Today we put up the first half of the rafters for the roof that will cover the new trailer bodies and extend up the hill for a boat shelter. The trailers are far enough apart that we can park the 22-foot aluminum ferry boat between. Up the hill we will extend the roof to shelter the smaller “luggage boat” to protect it from sun and rain. The all-steel 29-foot boat stays up at the lake (thankfully!) since it would now be impossible to get it out from there, what with the Forest Service road having deteriorated so badly since the boat was first taken up over forty years ago. Even back then it was difficult, requiring anchoring parts of the trailer to large boulders along the road with winches in order to get it around tight corners.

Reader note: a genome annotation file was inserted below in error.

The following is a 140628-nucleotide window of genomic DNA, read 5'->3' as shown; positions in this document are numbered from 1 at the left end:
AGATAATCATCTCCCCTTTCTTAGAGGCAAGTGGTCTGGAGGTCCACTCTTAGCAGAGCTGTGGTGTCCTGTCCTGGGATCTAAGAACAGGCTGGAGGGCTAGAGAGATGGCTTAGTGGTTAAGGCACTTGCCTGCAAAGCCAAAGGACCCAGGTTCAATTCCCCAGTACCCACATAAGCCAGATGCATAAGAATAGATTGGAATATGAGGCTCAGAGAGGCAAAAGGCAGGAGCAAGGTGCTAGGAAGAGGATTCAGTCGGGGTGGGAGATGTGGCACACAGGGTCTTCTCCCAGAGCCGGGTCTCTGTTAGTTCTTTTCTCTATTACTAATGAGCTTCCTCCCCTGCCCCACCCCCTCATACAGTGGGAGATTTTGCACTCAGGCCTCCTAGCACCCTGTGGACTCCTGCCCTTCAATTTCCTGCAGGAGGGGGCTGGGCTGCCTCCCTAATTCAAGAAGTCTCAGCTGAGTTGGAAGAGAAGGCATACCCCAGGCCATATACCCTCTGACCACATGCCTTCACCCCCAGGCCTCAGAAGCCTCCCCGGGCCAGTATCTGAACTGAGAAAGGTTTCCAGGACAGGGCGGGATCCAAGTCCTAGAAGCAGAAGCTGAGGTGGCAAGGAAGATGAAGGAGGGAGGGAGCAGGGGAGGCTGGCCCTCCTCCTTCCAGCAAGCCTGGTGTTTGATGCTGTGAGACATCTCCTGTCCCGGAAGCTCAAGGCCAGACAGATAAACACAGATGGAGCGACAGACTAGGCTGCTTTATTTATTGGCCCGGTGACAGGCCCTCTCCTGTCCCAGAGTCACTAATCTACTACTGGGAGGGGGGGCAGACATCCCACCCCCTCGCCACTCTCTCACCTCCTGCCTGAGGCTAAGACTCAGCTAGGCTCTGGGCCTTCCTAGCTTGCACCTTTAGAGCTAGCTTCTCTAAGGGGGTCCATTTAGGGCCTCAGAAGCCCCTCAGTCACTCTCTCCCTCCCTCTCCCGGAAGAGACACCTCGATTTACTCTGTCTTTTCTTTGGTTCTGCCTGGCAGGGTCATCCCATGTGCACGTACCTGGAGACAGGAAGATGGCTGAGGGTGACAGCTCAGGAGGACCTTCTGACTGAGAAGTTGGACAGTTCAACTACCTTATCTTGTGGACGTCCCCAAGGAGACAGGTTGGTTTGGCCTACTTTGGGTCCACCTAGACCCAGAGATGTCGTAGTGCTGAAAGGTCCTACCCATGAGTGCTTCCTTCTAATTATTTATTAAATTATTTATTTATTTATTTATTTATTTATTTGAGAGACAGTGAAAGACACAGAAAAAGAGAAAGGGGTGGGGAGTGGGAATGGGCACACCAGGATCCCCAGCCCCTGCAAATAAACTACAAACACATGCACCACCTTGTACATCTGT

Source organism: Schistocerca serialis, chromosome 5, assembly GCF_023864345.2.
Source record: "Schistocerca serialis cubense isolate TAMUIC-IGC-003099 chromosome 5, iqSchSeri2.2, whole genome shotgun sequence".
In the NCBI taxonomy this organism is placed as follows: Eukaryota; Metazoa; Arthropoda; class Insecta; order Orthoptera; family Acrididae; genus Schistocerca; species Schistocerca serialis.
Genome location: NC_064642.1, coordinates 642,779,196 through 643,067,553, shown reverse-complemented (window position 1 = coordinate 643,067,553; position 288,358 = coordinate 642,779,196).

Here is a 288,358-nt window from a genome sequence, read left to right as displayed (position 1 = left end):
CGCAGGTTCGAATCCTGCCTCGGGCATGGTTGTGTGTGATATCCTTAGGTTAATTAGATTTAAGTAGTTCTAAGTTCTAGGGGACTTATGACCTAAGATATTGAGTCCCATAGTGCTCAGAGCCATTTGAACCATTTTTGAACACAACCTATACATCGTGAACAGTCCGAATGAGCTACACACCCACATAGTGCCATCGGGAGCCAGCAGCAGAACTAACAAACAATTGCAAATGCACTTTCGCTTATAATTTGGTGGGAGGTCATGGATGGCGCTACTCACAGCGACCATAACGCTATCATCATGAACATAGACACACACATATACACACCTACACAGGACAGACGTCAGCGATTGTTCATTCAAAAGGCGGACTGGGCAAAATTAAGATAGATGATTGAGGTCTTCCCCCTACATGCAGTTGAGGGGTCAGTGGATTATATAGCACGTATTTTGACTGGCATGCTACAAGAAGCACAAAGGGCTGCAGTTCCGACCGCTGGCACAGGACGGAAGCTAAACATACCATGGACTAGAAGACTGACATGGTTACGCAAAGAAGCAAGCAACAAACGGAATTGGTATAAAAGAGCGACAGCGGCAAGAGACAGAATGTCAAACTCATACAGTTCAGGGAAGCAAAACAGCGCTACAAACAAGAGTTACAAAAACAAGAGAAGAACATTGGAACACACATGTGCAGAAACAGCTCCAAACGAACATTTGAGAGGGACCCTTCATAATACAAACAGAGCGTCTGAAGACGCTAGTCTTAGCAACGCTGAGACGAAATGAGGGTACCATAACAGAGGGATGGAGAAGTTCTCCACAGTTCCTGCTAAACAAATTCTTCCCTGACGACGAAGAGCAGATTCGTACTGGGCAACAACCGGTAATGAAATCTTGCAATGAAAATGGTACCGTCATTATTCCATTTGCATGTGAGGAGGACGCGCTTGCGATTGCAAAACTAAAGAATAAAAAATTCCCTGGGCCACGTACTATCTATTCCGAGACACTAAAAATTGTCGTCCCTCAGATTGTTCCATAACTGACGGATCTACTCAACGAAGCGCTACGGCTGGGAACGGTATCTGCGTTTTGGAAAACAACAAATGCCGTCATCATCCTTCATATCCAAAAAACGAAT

We dug four holes for piers to support the overhanging roof for the luggage boat.
One of the holes was dug through almost pure red clay. The others were dug through mostly rock with red clay as binder to make it difficult.
Karla and I handled rearranging lots of the rocks that were unearthed during the making of the “flat place” (ha!). Without the addition of nine yards (12,700 pounds) of gravel, we would have ended up with an unworkable gooey red clay place for the trailer bodies. The gravel was of local origin, known as Sierra White from the Raymond Granite quarry about 15 miles from here. It is so much better than the crushed river rock that has been the standard for gravel around here for decades. Besides it’s the same rock used for the steps to the US Mint in San Francisco, most of SF’s old-town curbstones, the ancient city of Atlantis and 30% of the Moon. Kinda makes you feel good to walk on such hallowed rock.